If what I’m saying is at all true, then it would follow that other communities may also feel superior to others on the basis of those things by which they define themselves as a group. Based on my own experience in some of these communities, I would say that this is indeed so. A good example can be seen in the vegetarian/vegan/animal movement. Once again, the only generalization that can be made of all vegetarians is that they don’t eat meat. There are any number of reasons why people mightn’t eat meat, and so little else of any significance can be said of them. But once again, there is more that can be said of people involved in the animal movement. This time, we define ourselves largely in terms of a shared ethics, or rather that we largely share an ethics which grants more consideration of a certain kind to animals than is usually done. The reasons for this are actually rather varied, probably much more so than the reasons for which people in the atheist movement value scepticism and whatnot, and so generalization is somewhat more difficult. Whatever the reason, the community defines itself largely in ethical and moral terms, and so it is not surprising that there is a tendency among some to feel morally superior to everyone outside the movement. (Of course, some of this is related to the religious reasons for which some people are part of the movement, since religion is itself another way in which communities are defined. Even in the West, where most religious discourse has not encouraged vegetarianism for a very long time, there is still a powerful narrative of purity originating in part from certain strands of religion in Antiquity that did, ready to be tapped by anyone.)
This is why the stereotypical animal-rights activist has a marked holier-than-thou attitude, and it is for the same basic reason that the stereotypical atheist is a snob who thinks he (I think the stereotypical atheist is a guy) is smarter than everyone around him. For the reasons described, there are people like that. That said, there is also an extent to which these stereotypes emerge from people outside the communities involved. For instance, if I tell someone who isn’t an atheist that I’m an atheist, then at least implicitly it is probably clear to that person that I think they’re wrong about something: I can’t help but have something of an oppositional stance when I do this. My interlocutor may then make a similar mistake to the smug atheists and assume that, because I think I’m probably right about these matters for the reasons mentioned, then I must think that I’m smarter than everyone else. In other words, to someone to whom I say that I’m an atheist, I could be thought to be deeply conceited either because they’ve encountered other atheists who are, or simply because they think it must follow inevitably from atheism. Or both. In any case, it wouldn’t follow: it would be a mistake to assume this of someone for such a reason as that.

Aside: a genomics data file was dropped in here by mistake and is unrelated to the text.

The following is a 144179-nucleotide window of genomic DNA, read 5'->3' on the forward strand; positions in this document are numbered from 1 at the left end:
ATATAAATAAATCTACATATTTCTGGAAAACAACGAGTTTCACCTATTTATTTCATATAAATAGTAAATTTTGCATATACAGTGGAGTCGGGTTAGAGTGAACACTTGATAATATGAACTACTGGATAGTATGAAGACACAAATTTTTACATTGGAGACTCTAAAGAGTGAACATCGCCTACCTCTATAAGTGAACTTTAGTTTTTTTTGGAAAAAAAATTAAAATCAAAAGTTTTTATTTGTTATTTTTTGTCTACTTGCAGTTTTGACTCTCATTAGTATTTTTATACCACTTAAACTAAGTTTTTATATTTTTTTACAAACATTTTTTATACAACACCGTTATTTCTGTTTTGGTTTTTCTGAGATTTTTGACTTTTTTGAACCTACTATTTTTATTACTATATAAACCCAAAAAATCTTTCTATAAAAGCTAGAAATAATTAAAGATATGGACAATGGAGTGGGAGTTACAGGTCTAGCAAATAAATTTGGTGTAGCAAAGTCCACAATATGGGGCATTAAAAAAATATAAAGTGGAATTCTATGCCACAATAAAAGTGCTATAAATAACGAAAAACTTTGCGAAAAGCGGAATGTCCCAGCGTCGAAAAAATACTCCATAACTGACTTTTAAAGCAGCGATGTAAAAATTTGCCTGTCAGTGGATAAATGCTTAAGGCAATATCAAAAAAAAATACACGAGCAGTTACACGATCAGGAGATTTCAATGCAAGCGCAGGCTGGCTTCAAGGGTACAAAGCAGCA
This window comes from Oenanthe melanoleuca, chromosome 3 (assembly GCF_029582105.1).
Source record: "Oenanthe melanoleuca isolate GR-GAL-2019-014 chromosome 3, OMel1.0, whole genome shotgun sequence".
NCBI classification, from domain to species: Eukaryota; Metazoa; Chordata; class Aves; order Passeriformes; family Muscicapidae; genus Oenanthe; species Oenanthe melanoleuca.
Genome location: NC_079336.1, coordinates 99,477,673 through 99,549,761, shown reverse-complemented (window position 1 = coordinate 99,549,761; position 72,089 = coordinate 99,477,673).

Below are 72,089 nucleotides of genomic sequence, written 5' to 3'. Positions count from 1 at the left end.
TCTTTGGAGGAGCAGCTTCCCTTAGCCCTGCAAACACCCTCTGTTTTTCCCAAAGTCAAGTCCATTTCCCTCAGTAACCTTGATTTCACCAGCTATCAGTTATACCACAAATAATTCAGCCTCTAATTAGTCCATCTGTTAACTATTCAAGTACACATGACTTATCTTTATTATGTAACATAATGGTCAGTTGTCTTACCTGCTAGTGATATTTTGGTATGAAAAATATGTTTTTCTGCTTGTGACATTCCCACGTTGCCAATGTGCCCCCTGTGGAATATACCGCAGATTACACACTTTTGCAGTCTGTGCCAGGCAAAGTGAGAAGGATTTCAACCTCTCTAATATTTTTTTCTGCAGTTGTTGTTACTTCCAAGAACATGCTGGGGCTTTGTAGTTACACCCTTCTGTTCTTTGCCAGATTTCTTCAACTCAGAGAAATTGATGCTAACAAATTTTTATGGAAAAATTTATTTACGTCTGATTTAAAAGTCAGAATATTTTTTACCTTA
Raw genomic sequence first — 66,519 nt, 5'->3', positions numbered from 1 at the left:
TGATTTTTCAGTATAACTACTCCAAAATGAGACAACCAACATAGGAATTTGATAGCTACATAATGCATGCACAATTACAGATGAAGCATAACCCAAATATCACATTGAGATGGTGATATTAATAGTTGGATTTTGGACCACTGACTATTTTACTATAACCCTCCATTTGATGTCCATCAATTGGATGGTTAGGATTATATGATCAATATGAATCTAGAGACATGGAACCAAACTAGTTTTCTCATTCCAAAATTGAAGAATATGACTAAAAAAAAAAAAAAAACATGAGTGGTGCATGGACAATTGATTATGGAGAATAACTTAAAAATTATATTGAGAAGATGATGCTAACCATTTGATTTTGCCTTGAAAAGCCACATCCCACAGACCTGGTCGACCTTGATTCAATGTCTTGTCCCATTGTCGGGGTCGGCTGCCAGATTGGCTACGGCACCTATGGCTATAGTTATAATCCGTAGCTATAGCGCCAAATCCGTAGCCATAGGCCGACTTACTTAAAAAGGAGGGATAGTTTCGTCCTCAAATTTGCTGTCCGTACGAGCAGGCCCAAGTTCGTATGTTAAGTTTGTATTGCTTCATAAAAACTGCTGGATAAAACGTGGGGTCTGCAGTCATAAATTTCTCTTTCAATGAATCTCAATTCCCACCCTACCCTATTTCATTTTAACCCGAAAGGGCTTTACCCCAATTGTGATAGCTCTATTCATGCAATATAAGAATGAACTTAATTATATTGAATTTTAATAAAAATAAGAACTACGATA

So, while I agree that there is a problem with some people in the movement thinking they’re smarter than everyone else, I think this is simply the particular manifestation of a more widespread phenomenon common to (among others) self-selecting communities seeking social change, arising from the way in which these communities define themselves in relation to others. This doesn’t mean that we shouldn’t resist this tendency to have misguided feelings of communal superiority, nor that I think there is anything wrong with having activist movements like the ones I’ve mentioned, but merely that to be effective we have to keep in mind what sort of a deep-seated human tendency we are probably dealing with here.